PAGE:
Wishful Drinking by Carrie Fisher

Wishful Drinking by Carrie Fisher is a memoir I’ve long been keen to read, due to both the book’s hilarious cover and being a Star Wars fan (I even had a Star Wars themed dress up party when I was a child). After reading Emily’s review of it at Books, The Universe and Everything last month,ย  I decided I couldn’t put it off any longer. And a good thing too because I enjoyed Wishful Drinking so much that I read it in one sitting, chuckling all the way through.

Fisher gives a humorous account of her life; from being raised by two Hollywood celebrities (Debbie Reynolds and Eddie Fisher), to her experiences on the set of Star Wars, struggles with addiction, tumultuous love life and experiences with bipolar. Since Singin’ in the Rain is one of my favourite movies, I really enjoyed reading Fisher’s stories about Reynolds and getting a sense of what she is really like. Also I loved how Fisher dished the dirt on various celebrities, including Chevy Chase and Elizabeth Taylor. So many stories in Wishful Drinking made me laugh, but I’ll leave them for you to discover if you read it, and instead leave you with a few of my favourite quotes:

“Anyway at a certain point in my early twenties, my mother started to become worried about my obviously ever increasing drug ingestion. So she ended up doing what any concerned parent would do. She called Cary Grant.”

“Right after I got sober (the first time), an interviewer asked me if I was happy, and I said, “Among other things.” Happy is one of the many things I’m likely to be over the course of a day and certainly over the course of a lifetime. But I think if you have the expectation that you’re going to be happy throughout your life – more to the point if you have a need to be comfortable all the time – well, among other things, you have the makings of a classic drug addict or alcoholic.”

Other Reviews:

Books, The Universe and Everything

Let’s Eat, Grandpa! Let’s Eat Grandpa! (Punctuation Saves Lives)


17 responses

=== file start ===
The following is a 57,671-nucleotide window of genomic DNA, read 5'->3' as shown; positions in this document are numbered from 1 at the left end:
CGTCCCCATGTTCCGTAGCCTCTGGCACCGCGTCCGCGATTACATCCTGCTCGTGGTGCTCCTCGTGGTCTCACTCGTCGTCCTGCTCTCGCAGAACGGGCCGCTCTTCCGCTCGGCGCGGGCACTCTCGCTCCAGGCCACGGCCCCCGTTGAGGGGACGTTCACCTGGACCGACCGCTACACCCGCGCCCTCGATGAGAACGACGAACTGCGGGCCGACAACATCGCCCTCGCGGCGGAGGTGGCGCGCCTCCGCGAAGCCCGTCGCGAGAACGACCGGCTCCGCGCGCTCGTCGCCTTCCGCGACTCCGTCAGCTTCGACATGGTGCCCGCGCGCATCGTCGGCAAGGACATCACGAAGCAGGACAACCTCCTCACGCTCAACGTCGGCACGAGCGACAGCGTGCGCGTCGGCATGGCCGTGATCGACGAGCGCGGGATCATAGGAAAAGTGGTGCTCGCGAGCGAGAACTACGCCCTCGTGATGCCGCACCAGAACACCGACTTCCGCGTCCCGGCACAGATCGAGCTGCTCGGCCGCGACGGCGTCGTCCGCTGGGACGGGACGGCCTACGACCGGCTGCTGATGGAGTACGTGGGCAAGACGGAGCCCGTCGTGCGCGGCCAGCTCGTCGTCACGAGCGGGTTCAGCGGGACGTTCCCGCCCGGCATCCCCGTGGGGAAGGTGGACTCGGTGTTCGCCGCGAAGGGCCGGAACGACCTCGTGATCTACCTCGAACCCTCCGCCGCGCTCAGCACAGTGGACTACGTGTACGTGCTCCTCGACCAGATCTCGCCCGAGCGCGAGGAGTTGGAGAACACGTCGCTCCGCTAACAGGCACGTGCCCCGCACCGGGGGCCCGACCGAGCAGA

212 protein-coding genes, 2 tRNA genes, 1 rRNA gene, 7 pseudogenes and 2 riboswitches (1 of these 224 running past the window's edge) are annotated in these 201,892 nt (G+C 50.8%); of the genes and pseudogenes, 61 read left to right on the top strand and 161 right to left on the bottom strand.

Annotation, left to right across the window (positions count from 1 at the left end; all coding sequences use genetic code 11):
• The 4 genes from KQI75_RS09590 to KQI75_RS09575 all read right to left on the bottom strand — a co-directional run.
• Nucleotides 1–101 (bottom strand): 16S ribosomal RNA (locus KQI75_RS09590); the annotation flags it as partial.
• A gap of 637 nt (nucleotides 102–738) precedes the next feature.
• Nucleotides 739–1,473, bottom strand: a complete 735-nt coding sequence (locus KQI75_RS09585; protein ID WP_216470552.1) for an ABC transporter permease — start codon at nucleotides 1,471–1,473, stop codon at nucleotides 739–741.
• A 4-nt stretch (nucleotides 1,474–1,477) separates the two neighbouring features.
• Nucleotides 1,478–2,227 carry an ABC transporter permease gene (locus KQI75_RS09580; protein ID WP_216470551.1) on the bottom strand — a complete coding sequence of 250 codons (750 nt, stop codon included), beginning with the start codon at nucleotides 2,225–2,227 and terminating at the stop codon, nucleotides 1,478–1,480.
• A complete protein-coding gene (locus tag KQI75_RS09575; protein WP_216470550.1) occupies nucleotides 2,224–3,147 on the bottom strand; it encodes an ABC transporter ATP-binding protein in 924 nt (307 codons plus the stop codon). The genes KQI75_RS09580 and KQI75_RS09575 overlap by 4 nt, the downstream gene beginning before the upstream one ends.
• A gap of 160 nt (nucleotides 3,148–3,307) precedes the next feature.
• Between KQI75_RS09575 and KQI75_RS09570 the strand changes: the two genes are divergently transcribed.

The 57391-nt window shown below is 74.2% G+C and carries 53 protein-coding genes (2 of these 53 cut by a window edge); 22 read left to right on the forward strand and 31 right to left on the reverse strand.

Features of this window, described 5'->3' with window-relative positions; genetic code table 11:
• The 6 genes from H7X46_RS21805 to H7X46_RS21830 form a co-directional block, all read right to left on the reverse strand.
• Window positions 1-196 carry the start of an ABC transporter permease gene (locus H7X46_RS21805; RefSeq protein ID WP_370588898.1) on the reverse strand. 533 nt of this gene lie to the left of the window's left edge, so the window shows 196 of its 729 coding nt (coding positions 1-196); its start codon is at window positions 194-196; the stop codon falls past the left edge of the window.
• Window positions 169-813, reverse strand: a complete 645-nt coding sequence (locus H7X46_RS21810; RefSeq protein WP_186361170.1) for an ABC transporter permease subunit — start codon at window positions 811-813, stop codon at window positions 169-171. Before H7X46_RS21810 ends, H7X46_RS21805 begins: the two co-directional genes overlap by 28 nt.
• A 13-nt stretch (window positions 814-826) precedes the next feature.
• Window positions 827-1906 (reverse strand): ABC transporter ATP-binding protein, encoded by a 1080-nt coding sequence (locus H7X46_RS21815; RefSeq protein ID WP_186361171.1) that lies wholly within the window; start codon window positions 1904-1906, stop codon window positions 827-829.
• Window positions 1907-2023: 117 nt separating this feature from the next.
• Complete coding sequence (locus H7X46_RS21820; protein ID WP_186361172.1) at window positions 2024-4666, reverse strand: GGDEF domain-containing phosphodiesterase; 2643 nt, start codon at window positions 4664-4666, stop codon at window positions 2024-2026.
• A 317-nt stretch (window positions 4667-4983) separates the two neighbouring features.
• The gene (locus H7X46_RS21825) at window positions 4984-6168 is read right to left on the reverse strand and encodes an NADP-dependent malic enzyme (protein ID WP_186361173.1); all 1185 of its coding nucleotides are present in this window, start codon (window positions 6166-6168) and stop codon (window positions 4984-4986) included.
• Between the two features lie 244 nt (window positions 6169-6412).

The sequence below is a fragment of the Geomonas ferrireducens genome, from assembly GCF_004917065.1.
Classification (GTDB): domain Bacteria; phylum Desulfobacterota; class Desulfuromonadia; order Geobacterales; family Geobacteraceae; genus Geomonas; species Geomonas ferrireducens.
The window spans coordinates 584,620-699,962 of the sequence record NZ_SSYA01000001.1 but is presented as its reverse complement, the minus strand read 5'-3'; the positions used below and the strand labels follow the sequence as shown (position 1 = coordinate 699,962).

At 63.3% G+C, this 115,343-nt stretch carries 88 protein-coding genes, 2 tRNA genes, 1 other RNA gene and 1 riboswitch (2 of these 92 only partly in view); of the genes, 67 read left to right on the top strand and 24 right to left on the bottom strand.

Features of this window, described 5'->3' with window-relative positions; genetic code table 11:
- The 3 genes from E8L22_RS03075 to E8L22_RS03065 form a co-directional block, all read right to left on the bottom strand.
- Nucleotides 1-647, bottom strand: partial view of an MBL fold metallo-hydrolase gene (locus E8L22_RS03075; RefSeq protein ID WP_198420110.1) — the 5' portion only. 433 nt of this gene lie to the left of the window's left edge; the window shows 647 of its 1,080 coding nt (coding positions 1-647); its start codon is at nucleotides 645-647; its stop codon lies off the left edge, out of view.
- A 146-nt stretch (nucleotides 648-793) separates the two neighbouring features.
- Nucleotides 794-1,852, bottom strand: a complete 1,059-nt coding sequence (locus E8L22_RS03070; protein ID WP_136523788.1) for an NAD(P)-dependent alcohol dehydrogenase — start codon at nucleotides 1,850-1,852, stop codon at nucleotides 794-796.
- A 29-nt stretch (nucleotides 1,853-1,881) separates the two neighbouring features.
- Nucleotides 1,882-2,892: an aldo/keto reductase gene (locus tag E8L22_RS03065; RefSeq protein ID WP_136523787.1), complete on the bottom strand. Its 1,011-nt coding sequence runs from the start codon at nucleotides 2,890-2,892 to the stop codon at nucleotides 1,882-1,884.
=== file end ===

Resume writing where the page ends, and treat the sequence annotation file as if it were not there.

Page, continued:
1. That’s really interesting, I am not normally one to read memoirs or anything, but then again, I would love to read some of that dirt she dishes out about different people. I didn’t know that she was an addict.

    1. Yeah she abused alcohol and a bunch of different drugs. Really it could have easily have been a pretty depressing book but she’s written it trying to look at the funny side of her problems. It’s a really quick and easy read, very short. If you get to it I hope you enjoy it!

  2. Interesting review! The book looks like a nice and interesting read! I liked both your favourite quotes but loved the first one, especially the sentence – “So she ended up doing what any concerned parent would do. She called Cary Grant.” ๐Ÿ™‚

    1. I loved the part where her mum called Cary Grant. It was so funny!

  3. Haha, she called Cary Grant! ๐Ÿ˜€ My stupid library doesnยดt have the book, but Iยดll suggest acquiring it. Great review!

    1. I hope you can get your hands on it, it’s such a quick, funny read. ๐Ÿ™‚

  4. Sounds like an interesting read. I do enjoy a good memoir. Glad you enjoyed it.

    1. It was great, I highly recommend it!

  5. I’m so glad that you enjoyed it too! ๐Ÿ™‚

    I love the quotes you posted as well.

    1. Thanks for recommending it! There are so many great quotes in the book that it was hard to pick only two. ๐Ÿ˜‰

  6. I don’t know if I’d read this, but I do like that last quote. In fact, know someone who could benefit from thinking about that.

    1. I think it’s a very true quote. I’m sure there are a lot of people who could benefit from thinking about that one. It was a good book in that it was both funny and full of truisms like that.

  7. I put it on my TBR list after Emily reviewed it, but now I have two really great recommendations — it’s going on my hold list at the library! ๐Ÿ™‚

    1. I hope you enjoy it! I’ll be interested to hear what you think when you’re done. ๐Ÿ™‚

  8. Oh, I am going to have to get this! Fun review.

  9. […] blogger reviews: Coffee Stained Pages, books, the universe, and everything, and S. Krishna’s Books Possibly related posts: […]

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